With Arthur in the middle, K-State improved against the run by a full 100 yards per game compared to 2010, when it allowed more yards on the ground than any other defense in the country, and more yards per carry than all but one; the 2011 D finished 37th against the run and held the Big 12's most prolific offenses, Baylor and Oklahoma State, to less than half their season averages.
A.J. Klein, Sr., Iowa State, and Jake Knott, Sr., Iowa State. No tandem in America has devoured more ball carriers over the past two seasons than the Cyclones' tag-team tackle machine, a sturdy, corn-fed vortex from which little light escapes: Between them, Klein and Knott have combined for 512 career stops, the vast majority of them in 2010 and 2011, and politely alternated seats on the All-Big 12 team. (In 2010, it was Knott's turn; last year, the first-team nod went to Klein.) This year, there's no reason they can't both make the cut.
Shaun Lewis, Jr., Oklahoma State. Lewis followed rave freshman reviews in 2010 with an equally promising encore, confirming his penchant for turnovers (2 interceptions, 2 fumble recoveries, 1 forced fumble) on top of his routine duties as one of the Cowboys' top tacklers. So he's probably not going to crack six feet before pro scouts start breaking out the tape measures in a couple years; in the meantime, opposing offenses can rest assured he's not going anywhere.
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Also considered: Kenny Cain looks like the next big thing at TCU. … Juniors Tom Wort and Corey Nelson are steady veterans for Oklahoma. … And Jordan Hicks is yet another blue-chip Longhorn at the crossroads of potential and reality.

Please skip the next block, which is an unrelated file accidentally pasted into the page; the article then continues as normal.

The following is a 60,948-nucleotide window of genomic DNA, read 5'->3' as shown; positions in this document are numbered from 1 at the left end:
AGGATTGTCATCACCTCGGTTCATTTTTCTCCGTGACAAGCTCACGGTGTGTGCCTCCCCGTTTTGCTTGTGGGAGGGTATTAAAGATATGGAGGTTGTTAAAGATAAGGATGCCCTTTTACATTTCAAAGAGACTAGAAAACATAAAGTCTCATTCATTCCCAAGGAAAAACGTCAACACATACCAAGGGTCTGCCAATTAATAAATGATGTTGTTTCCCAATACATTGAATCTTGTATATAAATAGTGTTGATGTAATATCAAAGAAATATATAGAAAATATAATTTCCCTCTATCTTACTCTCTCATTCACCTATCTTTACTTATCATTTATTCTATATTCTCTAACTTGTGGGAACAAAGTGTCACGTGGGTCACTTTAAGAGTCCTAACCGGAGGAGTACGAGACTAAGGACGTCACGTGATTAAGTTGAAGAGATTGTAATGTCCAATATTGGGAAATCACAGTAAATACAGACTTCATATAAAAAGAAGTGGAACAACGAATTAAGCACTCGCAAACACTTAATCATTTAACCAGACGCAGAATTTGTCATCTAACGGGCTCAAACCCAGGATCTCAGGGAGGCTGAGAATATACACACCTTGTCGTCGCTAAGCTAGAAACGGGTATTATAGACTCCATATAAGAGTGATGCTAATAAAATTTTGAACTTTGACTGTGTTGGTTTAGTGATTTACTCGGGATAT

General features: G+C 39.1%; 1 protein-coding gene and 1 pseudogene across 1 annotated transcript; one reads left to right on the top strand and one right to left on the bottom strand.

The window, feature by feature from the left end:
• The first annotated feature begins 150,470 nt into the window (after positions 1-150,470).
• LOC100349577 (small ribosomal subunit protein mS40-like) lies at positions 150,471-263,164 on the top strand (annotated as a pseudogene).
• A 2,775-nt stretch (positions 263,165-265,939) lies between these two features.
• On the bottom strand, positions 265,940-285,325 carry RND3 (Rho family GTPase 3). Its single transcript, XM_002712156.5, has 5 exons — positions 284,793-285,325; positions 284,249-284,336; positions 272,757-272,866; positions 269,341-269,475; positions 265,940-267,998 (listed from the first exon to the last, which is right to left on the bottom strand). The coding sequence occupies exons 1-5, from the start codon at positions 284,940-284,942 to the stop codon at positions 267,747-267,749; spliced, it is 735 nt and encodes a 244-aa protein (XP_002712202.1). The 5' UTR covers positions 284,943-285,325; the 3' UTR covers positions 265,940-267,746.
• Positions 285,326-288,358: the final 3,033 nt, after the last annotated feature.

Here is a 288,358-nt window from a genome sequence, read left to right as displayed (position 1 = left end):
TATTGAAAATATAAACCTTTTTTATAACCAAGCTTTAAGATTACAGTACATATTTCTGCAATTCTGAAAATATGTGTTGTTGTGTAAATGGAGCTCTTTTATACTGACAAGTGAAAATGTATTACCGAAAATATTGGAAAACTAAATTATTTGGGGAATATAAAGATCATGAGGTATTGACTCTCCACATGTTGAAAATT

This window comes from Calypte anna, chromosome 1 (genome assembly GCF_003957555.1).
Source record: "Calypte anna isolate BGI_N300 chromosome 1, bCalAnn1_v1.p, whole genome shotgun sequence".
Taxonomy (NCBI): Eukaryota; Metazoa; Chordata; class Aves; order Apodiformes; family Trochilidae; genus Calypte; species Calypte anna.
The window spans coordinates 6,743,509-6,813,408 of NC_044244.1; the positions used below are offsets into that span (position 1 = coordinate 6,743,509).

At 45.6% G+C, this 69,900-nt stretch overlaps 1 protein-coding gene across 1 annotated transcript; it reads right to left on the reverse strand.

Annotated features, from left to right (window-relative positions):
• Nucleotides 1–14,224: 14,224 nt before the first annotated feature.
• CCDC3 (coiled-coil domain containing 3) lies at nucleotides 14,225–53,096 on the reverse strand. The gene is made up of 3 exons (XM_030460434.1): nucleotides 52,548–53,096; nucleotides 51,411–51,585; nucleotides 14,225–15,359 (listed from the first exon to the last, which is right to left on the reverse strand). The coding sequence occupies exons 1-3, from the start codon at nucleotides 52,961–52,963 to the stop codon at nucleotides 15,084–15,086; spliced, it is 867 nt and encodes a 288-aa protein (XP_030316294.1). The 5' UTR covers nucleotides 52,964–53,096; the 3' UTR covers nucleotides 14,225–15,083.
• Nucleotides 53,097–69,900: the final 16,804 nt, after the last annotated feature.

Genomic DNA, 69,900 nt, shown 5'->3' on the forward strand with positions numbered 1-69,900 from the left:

Brodrick Brown, Sr., Oklahoma State. The Cowboys were significantly better against the pass in 2011 than the raw numbers suggested (just ask Robert Griffin III), none of them more so than Brown, a 5-foot-8 spark plug who converted his outsized athleticism into five interceptions and a league-best 20 pass broken up, one shy of the national lead. That was good enough for a first-team All-Big 12 nod, but how about for keeping OSU at the top of the conference standings now that its offensive headliners have moved on?
Nigel Malone, Sr., Kansas State. Malone is the quintessential K-State success story: Undersized, completely ignored by recruiters out of high school, very nearly ignored after two years of junior college in San Francisco, and an instant hit in his first year in Manhattan. By season's end, he'd recorded a Big 12-best seven interceptions – two of them off Oklahoma's Landry Jones, one returned for a touchdown against Texas Tech – and made enough of an impression among opposing coaches to earn their all-conference votes in a crowded field. If only a few of them had heard of him a year earlier.
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Also considered: Corner is the deepest position in the league: Up-and-coming Longhorns Quandre Diggs and Carrington Byndom would be obvious all-conference choices under most circumstances, and may very well achieve no-brainer status under actual circumstances by the end of the year. But they still have to pass the coaches' second-team picks in 2011, Oklahoma's Demontre Hurst and Oklahoma State's Justin Gilbert.
Tony Jefferson, Jr., Oklahoma. It's as good a conventional label as any – he plays defense, and he looks like a safety, and he did happen to lead Oklahoma in interceptions last year – but somehow, limiting Jefferson's role to "safety" still reeks of a lack of imagination. He's at least as comfortable among the Sooner linebackers, whom he's joined the last two seasons as one of the team leaders in both total tackles and tackles for loss, and as an occasional blitzer, which allowed him to notch 4.5 sacks as a sophomore. As a junior, Jefferson goes into the season more starts under his belt (21) than all but one other member of the OU defense, and may come out with a very enticing ticket to the next level.